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Janesville ice arena plan gets deadline

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FRANK J. SCHULTZ
September 14, 2010
— Backers of a new ice arena have until Dec. 31 to raise at least $2 million.

If they don’t, it looks as if the Janesville City Council would move ahead with major repairs to the old, deteriorating ice skating center.


The council Monday voted 6-1 to give $2 million to a one-sheet ice rink to be built on the previously approved south-side site the city owns.


But that money would be given only if a private group comes up with $2 million to match it.


If the private group can raise enough money for two sheets of ice, it has the city council’s blessing as well.


With less than four months to raise the money, “we need to go into overdrive to get our contributors enthusiastic and behind this project,” said Steve Walker, spokesman for the fund-raisers.


Walker told the council the job is “monumental” but doable. He said it would involve not just ice skaters’ parents but rather the whole community.


Some potential contributors have been waiting to see what the council would do, so Monday’s decision should help, Walker said.


The council made its decision in front of perhaps 25 hockey supporters, including 12 young figure skaters, some in their performance outfits.


The fundraisers themselves did not appear, which caused council member Yuri Rashkin to worry about their support. Walker said afterward that that was a calculated decision because the fundraisers did not want to cloud the issue as the council deliberated.


The location “has some problems in our mind, but I don’t think it’s going to be make-or-break as far as fundraising is concerned,” Walker said.


Several council members mentioned favorably a downtown site, perhaps near the Five Points intersection, and Frank Perrotto mentioned another location he said is being discussed.


Walker said those comments lead him to believe the council might be flexible on the location.


Council President Kathy Voskuil was adamant about sticking with the site in an industrial park off Beloit Avenue, however.


Council members said they are worried about upcoming 2011 budget deliberations and want to keep the city’s annual subsidy of an ice arena to a minimum, if not zero.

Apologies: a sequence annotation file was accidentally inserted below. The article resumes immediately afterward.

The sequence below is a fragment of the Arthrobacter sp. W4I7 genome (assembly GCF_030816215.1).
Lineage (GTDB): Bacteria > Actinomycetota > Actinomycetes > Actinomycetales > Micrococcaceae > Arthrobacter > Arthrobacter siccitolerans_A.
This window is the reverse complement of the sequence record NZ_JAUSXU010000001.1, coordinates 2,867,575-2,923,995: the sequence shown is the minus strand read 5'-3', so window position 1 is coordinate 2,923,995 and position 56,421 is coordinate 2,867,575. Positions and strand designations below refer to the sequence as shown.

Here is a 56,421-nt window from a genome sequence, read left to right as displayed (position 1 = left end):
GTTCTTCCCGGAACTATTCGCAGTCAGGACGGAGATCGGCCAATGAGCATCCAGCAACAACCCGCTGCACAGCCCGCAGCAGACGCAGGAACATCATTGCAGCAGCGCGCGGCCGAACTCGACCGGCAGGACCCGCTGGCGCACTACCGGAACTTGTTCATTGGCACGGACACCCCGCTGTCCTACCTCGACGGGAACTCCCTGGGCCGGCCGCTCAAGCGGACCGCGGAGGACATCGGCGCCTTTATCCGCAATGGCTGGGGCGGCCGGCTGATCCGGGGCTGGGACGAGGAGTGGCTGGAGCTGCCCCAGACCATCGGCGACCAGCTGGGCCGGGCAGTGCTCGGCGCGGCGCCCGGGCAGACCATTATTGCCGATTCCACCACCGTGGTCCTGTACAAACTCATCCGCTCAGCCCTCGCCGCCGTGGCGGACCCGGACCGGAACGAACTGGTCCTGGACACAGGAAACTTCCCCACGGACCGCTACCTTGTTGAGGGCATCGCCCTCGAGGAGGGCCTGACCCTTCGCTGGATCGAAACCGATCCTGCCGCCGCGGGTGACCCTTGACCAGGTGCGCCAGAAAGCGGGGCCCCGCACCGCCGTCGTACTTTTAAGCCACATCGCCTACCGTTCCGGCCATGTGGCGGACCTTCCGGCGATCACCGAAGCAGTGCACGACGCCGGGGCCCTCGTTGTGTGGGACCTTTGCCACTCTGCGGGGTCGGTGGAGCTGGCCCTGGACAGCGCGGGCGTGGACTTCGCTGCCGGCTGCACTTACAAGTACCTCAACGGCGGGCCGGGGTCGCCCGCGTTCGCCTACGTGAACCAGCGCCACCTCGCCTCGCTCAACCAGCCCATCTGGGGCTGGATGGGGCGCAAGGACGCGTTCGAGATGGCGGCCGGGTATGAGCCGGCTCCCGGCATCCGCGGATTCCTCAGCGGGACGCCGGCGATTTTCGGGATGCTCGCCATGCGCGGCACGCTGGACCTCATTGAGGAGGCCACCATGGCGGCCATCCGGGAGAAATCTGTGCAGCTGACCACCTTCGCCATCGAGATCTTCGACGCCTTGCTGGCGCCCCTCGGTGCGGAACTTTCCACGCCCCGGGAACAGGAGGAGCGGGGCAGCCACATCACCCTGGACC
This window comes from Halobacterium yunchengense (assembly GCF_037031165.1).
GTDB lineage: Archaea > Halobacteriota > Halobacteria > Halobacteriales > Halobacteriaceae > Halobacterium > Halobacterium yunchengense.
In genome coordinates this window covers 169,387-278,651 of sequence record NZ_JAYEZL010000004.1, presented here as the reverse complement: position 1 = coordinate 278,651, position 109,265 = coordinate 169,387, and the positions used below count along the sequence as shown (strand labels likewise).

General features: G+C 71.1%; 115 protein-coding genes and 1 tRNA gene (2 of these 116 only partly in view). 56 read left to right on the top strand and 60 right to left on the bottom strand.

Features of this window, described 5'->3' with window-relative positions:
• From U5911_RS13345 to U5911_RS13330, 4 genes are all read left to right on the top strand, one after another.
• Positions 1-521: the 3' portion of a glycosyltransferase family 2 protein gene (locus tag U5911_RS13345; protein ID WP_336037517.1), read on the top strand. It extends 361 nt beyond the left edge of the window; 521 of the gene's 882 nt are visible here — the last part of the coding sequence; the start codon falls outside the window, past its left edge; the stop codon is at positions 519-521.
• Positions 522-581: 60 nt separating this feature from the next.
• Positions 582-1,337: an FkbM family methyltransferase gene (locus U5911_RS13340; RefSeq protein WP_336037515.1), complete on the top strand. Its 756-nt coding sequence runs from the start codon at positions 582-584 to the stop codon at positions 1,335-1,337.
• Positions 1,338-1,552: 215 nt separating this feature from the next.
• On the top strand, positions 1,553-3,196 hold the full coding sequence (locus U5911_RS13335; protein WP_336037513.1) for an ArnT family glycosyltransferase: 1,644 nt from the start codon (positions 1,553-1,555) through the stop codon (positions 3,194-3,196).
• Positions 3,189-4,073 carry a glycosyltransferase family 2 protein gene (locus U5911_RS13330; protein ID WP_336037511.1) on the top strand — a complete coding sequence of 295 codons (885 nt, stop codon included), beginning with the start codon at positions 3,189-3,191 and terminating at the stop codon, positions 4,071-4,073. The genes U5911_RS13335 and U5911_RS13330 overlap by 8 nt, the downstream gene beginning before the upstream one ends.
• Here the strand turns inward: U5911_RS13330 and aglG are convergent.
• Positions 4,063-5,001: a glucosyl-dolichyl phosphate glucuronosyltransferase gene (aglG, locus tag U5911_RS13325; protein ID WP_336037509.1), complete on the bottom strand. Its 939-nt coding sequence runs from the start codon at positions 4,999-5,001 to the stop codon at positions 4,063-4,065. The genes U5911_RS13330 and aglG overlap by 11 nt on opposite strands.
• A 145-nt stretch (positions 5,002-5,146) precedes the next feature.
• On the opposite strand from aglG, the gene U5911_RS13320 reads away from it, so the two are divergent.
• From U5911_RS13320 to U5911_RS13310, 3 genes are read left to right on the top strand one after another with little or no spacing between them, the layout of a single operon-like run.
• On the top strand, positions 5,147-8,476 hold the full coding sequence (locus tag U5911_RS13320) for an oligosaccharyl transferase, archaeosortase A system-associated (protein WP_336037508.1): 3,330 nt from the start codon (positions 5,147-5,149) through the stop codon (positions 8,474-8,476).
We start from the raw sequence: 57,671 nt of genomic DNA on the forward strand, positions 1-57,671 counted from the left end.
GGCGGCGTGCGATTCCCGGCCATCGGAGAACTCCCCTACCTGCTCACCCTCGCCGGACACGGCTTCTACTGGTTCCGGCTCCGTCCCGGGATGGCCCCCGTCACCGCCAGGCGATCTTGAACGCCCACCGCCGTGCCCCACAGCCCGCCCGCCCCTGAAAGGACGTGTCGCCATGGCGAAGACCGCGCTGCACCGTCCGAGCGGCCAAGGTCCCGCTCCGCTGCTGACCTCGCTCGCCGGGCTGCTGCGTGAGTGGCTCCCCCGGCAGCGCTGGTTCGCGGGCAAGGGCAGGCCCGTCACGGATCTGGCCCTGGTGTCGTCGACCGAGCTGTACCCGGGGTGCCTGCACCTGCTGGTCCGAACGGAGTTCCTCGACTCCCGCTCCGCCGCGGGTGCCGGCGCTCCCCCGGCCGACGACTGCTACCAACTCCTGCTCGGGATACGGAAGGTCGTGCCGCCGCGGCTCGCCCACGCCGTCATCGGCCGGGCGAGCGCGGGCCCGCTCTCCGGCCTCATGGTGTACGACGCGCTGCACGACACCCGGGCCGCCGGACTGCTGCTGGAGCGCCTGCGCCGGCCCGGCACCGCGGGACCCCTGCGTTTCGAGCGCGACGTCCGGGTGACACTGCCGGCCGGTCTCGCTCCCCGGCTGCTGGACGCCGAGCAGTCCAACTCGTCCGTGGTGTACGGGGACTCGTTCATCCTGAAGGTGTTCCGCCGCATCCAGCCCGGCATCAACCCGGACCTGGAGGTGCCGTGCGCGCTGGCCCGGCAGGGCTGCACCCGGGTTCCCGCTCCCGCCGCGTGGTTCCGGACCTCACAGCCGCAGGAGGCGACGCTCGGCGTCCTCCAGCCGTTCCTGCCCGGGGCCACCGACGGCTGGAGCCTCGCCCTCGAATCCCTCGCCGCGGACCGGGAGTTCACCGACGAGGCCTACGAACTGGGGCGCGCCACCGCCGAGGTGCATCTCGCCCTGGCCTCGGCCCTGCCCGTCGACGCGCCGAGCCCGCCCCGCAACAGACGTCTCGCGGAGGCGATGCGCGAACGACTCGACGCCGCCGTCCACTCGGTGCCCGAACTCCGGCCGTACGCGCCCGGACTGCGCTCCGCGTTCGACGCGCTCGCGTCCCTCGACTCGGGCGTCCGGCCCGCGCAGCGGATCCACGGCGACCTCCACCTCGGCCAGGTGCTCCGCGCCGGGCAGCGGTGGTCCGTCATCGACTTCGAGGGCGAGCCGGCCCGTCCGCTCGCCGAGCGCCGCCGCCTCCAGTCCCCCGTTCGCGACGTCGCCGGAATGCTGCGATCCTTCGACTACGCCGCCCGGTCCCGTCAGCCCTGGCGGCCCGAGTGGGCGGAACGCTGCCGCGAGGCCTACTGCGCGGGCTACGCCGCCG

“We’re looking at very, very difficult times from a budget standpoint,” Voskuil said.


City Manager Eric Levitt said he would not want to increase the service and the subsidy at a time when cutting of other city services is being considered.


“We are potentially looking at significant budget shortfalls which have yet to be addressed, which could result in some of these other amenities to face cuts,” Perrotto said.


Perrotto would not reveal what programs he was talking about, but just before that comment he was talking about city volleyball and softball leagues.


Tom McDonald, the only “no” vote on the issue, said the city should renovate the old arena rather than risk higher operational costs with a new building.


“If the subsidy increases, the city taxpayers are going to be the ones to pay for this,” McDonald said.


Council member George Brunner said he had heard talk of draining one of two sheets between March and November and using the dry space for indoor sports activities.


Walker said the idea of using the space for indoor soccer, baseball or other sports had been mentioned, but there had been no talks with groups supporting those sports.


Walker said the skating groups did not want to get into the business of holding conventions or weddings, as other ice arenas do, however. He said they didn’t want to compete with private business.


Levitt noted during the meeting that Eau Claire is adding a third sheet to its ice arena at a cost of $5.5 million.


During a break in the meeting, Levitt expressed concern with an estimate that $4 million would be enough to build the one-sheet facility.


The council has set a fundraising deadline before, only to let discussions continue after the deadline had passed. This time, members said, Dec. 31 is final.


“If you don’t reach it by then, then it’s not going to happen,” Perrotto said.


Levitt said in a memo that “basic” renovation of the old arena would cost around $1 million.


Other business

In other business Monday, the Janesville City Council:


-- Committed to spending $400,000 as a 25-percent local match to an Economic Development Administration grant application to build a business incubator at the southeast corner of Beloit Avenue and Venture Drive. The city’s contribution would include a parcel valued at $125,000. The city would be required to operate the center for 20 years.


-- Unanimously approved a change to the city ordinance regarding the open carrying of firearms to comply with state law, which allows open carry under certain restrictions.


-- Approved waiver of the $10,000 fee for a Reserve Class B Liquor License for Fuji Steakhouse, which recently opened at 2235 Milton Ave. after making substantial improvements. The waiver is part of an “economic development grant program” the council adopted in 2002.


-- Approved borrowing $45,000 to build a berm to enlarge the outdoor ice rink at Traxler Park. The work is expected to make the ice-making process more efficient and less costly. The city plans to have the berm ready for the upcoming season


-- Approved a request from the Foundation for the Preservation of 108 S. Jackson for a 5-kilometer run/fundraiser. The run is scheduled for the morning of Saturday, Oct. 2. The event would be based at the Jackson Street address, which is the Janesville Woman’s Club.



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